Sri Lanka goes from “boom-bust” to “bust-bust” with soft-peg


Sri Lanka is going from “boom-bust” to “bust-bust” in this credit cycle, despite the injection of excess demand into the economy by the central bank, with currency depreciation and capital outflows taking their toll and a Weimar Republic-style default looming due to the soft-peg. Sri Lanka has had boom-bust cycles in the past, primarily due to the central bank’s failure to allow rates to rise as credit demand picked up in the recovery period. The Federal Reserve (Fed), however, is raising rates as the economy is picking up.

But the Fed has a floating rate and does not intervene in forex markets and print large volumes of money (like quantity easing) even if it did cut rates. This is because the US has a floating exchange rate with no convertibility undertakings, explicit  or otherwise. As credit recovered, the Fed has, in fact, been reducing the excess liquidity created during quantity-easing after credit collapsed.

Sri Lanka’s budgets have been blamed for generating boom-bust cycles by the central bank. It has accepted no responsibility. But boom-bust is an inherent side effect of all credit cycles.

This belief that budgets are a source of excess demand is a dangerous misconception. A budget cannot infuse a lot of excess demand unless the credit system is contracting and the excess liquidity it uses comes from a private credit contraction. A budget will simply transfer spending power from buyers of bonds to the Treasury. If at all, state spending, which may involve putting other people’s money in low-return projects, will reduce long term growth.


The central bank has to avoid boosting any recovery with new money to make the boom worse with pro-cyclical policy (through open market operations or purchases of Treasury bills at auctions), and allow market rates to take care of the problem and minimise its effects. Having said that, there is evidence that some central banks have been able to reduce the boom quickly (Canada, Australia, New Zealand) as the Fed is trying to do now. The secret may be a good consumer (headline) inflation index that does not hide inflation.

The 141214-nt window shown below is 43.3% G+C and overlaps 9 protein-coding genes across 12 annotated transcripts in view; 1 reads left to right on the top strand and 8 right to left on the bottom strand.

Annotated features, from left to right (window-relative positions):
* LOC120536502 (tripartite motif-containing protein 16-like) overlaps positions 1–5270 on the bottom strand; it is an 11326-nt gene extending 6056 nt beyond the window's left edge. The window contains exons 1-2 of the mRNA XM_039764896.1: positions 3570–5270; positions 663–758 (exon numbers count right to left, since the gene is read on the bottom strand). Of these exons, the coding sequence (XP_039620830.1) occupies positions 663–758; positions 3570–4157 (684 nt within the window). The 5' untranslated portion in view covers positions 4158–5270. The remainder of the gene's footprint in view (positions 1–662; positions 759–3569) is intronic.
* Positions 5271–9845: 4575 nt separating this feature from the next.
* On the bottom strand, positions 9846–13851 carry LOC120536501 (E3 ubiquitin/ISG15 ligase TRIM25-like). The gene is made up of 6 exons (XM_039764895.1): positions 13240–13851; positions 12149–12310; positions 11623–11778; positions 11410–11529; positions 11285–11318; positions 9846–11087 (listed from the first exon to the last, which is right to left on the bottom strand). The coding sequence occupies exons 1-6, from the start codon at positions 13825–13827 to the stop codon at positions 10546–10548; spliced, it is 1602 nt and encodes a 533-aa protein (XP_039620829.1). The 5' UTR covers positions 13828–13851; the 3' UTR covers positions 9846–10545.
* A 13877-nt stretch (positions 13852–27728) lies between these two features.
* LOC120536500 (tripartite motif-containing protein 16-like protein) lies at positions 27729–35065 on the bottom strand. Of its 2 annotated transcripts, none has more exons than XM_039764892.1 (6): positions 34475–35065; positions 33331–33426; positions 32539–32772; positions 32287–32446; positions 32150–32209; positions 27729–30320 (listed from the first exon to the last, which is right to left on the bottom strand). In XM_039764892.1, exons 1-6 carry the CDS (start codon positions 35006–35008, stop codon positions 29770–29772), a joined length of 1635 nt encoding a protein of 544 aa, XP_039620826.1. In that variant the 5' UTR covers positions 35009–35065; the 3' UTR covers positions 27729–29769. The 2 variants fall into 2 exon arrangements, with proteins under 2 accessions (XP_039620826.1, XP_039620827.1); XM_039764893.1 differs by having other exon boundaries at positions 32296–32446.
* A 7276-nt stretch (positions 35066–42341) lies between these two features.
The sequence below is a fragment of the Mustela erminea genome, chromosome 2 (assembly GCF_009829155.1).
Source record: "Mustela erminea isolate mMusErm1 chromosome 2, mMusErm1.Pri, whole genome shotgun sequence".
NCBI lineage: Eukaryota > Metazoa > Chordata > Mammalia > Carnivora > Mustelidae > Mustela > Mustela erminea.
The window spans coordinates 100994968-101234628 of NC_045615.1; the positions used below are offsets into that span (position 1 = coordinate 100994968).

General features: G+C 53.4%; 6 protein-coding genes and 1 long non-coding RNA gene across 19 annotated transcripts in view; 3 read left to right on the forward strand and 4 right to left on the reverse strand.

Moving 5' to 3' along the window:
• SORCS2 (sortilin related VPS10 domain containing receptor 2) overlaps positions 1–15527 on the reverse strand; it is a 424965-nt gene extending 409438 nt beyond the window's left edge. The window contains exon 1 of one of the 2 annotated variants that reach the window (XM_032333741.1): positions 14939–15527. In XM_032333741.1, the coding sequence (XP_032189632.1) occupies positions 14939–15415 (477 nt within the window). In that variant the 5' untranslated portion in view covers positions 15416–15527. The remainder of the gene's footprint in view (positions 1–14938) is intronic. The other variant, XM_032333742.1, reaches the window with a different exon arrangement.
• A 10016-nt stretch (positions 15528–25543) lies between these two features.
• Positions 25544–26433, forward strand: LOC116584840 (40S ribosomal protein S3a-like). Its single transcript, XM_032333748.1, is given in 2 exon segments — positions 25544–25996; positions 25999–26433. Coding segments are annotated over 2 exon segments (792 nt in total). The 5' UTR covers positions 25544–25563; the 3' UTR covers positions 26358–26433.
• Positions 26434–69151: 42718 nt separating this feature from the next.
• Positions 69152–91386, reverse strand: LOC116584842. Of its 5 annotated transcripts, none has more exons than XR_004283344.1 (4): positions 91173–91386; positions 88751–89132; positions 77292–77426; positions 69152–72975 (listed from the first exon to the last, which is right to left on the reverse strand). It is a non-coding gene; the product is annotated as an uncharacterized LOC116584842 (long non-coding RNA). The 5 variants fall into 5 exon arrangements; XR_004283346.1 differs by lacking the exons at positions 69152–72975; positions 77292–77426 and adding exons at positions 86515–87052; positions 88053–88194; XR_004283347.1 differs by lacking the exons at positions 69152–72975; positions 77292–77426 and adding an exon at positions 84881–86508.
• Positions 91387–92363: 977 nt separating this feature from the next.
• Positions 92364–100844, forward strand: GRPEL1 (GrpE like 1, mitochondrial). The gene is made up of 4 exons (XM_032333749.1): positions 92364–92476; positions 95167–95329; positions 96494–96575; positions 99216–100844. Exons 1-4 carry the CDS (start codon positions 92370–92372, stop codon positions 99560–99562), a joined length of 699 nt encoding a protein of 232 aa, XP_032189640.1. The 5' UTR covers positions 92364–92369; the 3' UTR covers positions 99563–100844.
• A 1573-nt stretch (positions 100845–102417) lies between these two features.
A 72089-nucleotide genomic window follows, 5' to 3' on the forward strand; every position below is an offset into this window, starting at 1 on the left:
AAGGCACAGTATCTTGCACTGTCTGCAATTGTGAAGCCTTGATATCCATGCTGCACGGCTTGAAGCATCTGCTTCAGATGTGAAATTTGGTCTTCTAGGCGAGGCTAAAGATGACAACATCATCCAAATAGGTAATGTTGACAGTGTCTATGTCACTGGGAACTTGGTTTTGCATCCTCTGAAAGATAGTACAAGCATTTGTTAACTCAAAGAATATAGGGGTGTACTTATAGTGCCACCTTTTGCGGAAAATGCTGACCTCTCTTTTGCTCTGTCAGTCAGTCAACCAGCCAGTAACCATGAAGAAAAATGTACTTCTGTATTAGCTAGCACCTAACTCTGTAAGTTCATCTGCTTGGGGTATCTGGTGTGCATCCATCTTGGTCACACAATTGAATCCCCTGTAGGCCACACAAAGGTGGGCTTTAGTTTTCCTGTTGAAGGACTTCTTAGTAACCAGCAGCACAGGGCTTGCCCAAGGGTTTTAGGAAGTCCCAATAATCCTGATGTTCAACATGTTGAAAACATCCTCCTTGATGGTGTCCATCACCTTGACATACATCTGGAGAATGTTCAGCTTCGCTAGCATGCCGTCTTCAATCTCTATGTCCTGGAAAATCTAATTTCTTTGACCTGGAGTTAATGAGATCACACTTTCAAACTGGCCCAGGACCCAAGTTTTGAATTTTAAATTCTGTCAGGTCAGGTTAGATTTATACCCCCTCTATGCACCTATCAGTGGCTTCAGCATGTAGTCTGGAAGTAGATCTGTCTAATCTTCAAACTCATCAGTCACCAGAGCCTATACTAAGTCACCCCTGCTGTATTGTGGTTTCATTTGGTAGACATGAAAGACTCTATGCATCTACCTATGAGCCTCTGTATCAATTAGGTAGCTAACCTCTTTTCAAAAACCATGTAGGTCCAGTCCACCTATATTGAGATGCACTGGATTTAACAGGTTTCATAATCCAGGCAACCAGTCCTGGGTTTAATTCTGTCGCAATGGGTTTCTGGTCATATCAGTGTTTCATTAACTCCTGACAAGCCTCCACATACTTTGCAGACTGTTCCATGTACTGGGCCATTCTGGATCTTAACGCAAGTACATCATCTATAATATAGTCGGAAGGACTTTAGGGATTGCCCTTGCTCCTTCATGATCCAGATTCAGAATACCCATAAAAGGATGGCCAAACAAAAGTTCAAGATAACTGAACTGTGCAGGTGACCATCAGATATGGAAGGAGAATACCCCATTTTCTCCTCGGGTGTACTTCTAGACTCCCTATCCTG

Even in the free banking days, there have been credit cycles around the world, although they were not as bad as the ones that came after the creation of the Federal Reserve.

However, there is no point in comparing the Fed to the Central Bank, because they operate regimes that are polar opposites. Sri Lanka is operating a soft-peg with explicit and implicit convertibility undertakings. In such a regime, any money created from domestic asset purchases, which has no foreign assets to back it, and make good the CU (convertibility undertaking) is printed money.

Last year, the central bank loosened policy and injected cash into money markets just as the economy was recovering.

“Sri Lanka is at the bottom, and was just starting to recover from the 2016 bust when the depreciation hit again,” this column said last year in Sri Lanka and Ecuador; a cautionary tale of the Rupee and Sucre.

“It is one thing to have a boom-bust. It is quite another to have a bust-bust.”

“If the Vietnam Dong collapses in the next year, despite rocketing exports, their people would have got many benefits during the decade-long boom.”


In 2018, as the rupee came under pressure from excess liquidity, and credibility in whatever convertibility undertakings was lost, the recovery stalled and growth slowed. In the 2011/2012 “balance of payments” crisis, there was strong growth as money was injected through terminated term repo deals (a bit like the Central Bank of Argentina creating a secondary market for its own sterilisation securities to generate the latest Peso collapse). The Yellow GDP growth went up sharply with the printed money growth (net credit to government).